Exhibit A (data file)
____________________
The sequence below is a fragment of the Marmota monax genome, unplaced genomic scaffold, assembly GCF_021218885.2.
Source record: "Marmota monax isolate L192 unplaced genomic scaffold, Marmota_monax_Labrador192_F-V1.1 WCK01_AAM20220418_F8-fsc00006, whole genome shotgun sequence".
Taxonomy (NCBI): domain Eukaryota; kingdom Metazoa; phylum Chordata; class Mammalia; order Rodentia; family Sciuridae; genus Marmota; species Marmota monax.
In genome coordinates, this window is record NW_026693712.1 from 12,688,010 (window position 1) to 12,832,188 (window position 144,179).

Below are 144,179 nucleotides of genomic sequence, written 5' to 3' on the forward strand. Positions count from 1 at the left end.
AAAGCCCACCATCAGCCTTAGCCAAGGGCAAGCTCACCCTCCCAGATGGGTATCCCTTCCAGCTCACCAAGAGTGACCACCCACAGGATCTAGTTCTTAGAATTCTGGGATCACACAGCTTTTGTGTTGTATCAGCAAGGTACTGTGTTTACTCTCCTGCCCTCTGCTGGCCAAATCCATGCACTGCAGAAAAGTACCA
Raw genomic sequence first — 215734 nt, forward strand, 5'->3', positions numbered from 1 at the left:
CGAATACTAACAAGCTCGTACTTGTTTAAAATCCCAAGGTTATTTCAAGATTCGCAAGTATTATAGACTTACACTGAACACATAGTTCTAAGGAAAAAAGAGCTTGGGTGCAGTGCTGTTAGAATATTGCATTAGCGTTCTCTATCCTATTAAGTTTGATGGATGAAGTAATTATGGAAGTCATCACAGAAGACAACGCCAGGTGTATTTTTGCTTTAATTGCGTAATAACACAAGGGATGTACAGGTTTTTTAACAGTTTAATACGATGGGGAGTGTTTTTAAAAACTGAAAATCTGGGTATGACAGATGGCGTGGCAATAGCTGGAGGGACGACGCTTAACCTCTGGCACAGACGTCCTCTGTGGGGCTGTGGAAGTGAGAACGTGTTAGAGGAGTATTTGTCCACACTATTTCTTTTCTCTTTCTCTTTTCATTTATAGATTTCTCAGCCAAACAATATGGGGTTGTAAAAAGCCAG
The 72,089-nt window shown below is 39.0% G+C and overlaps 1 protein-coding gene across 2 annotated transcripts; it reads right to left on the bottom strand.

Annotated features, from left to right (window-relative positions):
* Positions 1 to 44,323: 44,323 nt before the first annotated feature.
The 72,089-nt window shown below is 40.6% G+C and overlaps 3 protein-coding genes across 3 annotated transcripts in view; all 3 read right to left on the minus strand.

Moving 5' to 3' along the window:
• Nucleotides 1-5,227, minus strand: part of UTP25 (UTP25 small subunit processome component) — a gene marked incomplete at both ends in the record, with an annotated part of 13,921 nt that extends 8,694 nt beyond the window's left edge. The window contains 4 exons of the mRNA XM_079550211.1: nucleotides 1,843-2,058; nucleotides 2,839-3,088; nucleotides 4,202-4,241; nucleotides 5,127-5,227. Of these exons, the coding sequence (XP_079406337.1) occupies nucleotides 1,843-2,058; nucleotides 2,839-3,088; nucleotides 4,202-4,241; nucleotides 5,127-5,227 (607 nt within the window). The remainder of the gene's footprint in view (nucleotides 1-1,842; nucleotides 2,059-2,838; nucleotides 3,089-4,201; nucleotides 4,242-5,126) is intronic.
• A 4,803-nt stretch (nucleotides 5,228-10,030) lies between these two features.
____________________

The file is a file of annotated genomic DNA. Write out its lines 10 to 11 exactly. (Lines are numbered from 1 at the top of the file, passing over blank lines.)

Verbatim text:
Annotated features, from left to right (window-relative positions):
* Positions 1 to 44,323: 44,323 nt before the first annotated feature.